She remained skeptical, however, stating that Estes does not inspire confidence.

“What he is doing still reeks of missionary work that west Louisville has not asked for,” said Kunnecke, who also is president of the advocacy group Neighborhood Planning & Preservation. “Why are we not encouraging local entrepreneurs to come up with ideas for these empty spaces in our neighborhood, and why aren’t these entrepreneurs coming out of west Louisville?”

Metro Councilman David James (D-6) was unaware of Estes’ plans when IL called him on Tuesday. Upon hearing details, he said that on its face he was supportive of the project.

“That’s a great idea, (but) I hope (Estes) is just not trying to sweeten the water so he can put a digester there,” James said.

Revival of the digester plans

Estes acknowledges he hasn’t given up on possibly building an anaerobic digester there in the future. Had the project moved forward, it would have been the company’s first digester; however, STAR BioEnergy’s parent company has sold several wind and solar farm projects.

“We hope by becoming good neighbors and listening to the advice of the council members who said show me you can build a digester elsewhere …that we can revisit that at the site in the future,” Estes said, later adding: “If the community stays adamantly opposed to the digester, I am fine” with not building it.

STAR BioEnergy is currently looking at other possible sites for a digester in Louisville.

Some council members, including James and Mary Woolridge (D-3), said they did not want to see the technology at the 17th and Maple streets site no matter what, arguing it had no place in a residential neighborhood.

“Let me send a warning out here right now. If you try to put it in anyone else’s neighborhood, I’ll be just as adamantly opposed and visible as I was when you tried to put it in west Louisville,” Woolridge said previously. “Because it does not, and I repeat, it does not need to be in a residential neighborhood.”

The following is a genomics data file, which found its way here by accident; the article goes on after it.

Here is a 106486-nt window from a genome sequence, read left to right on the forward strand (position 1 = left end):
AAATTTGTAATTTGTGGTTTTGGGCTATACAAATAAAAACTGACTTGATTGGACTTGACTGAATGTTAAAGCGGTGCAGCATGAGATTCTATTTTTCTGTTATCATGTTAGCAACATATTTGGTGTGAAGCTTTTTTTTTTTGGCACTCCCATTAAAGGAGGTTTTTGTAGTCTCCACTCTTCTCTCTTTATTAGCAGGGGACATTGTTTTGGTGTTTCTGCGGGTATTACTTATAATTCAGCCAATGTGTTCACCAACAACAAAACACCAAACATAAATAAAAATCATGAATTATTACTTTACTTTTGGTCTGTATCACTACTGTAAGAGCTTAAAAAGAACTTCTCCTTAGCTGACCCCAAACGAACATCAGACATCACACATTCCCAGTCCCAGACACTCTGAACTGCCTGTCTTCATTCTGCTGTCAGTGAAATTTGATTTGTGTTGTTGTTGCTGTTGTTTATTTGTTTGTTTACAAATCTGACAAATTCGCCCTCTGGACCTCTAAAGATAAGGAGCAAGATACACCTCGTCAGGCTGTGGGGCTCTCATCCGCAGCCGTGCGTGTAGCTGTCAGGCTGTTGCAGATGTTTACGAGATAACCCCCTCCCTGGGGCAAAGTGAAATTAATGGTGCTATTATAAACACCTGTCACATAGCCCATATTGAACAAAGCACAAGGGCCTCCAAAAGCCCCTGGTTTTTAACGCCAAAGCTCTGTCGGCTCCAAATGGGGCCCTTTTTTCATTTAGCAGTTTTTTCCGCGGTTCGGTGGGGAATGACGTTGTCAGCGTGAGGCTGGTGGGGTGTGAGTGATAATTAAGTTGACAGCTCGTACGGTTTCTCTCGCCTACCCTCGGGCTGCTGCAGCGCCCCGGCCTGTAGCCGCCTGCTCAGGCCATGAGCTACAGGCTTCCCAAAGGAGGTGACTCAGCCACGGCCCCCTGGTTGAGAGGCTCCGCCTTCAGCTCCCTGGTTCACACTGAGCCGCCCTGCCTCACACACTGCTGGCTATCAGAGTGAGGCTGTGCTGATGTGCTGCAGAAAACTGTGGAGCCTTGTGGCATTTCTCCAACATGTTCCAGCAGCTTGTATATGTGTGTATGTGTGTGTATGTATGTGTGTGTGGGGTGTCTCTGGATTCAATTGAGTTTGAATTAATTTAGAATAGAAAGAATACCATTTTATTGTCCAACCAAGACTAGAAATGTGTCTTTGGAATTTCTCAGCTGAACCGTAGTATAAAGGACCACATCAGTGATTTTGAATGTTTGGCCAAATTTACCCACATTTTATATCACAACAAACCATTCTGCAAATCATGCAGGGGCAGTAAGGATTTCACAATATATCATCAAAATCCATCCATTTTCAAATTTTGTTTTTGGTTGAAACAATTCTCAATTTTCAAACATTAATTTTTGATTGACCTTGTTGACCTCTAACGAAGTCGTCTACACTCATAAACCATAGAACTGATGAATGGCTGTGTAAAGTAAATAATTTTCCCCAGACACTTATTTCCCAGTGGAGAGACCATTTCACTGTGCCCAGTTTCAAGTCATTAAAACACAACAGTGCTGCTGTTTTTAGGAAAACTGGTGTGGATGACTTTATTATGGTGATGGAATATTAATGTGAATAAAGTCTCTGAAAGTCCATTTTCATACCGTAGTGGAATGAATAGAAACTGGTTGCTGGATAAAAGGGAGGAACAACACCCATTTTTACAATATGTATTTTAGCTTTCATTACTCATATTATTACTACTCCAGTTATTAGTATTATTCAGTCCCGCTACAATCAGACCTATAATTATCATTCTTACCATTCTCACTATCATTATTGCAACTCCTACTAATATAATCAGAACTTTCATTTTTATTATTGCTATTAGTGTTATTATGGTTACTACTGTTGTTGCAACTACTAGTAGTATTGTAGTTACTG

Estes questioned the priorities of the council members who opposed the digester, suggesting they were putting themselves first.

“Were they acting in the community’s best interest or their own best interest?” he said. “We feel the project is the best solution for everybody involved, and we would like the chance to prove that.”

Councilman James said he was insulted at the insinuation and that the comment showed how Estes felt about nearby residents and their concerns.

“There will never be a time that I will support putting a biodigester in a high-density area,” James said.

Kunnecke said she wasn’t surprised that Estes still hopes to construct a digester at the California site and encouraged leaders to consider a new policy that would dictate where digesters can be built.


For those who haven’t followed this months-long saga, here is the CliffsNotes version:

The land was set to house an anaerobic digester, which would turn bourbon stillage from neighboring company Heaven Hill Distilleries into methane gas, but California residents and allies from other Louisville neighborhoods spoke out loudly against the technology. Opposition leaders said they generally liked the technology but did not believe it had a place in a residential neighborhood.

Eventually, several members of Louisville Metro Council and a prominent environmental lawyer started speaking out against STAR BioEnergy’s plans.

Before the company could move forward, the matter had to go before the Louisville Board of Zoning Adjustment. The initial meeting lasted eight hours, into the wee hours of the morning, but a decision wasn’t made.

A couple weeks before the zoning board was set to make its decision — one that would either allow STAR BioEnergy to build the digester or, at the very least, stall the project — the Indiana company canceled its plans. At the time, Estes indicated he still planned to build a digester at 17th and Maple streets once the dust settled but that the debate was too charged currently to move forward.

“We are not giving up on west Louisville or metro Louisville,” Estes previously told Insider Louisville. “We are not giving up; we are just pulling back.”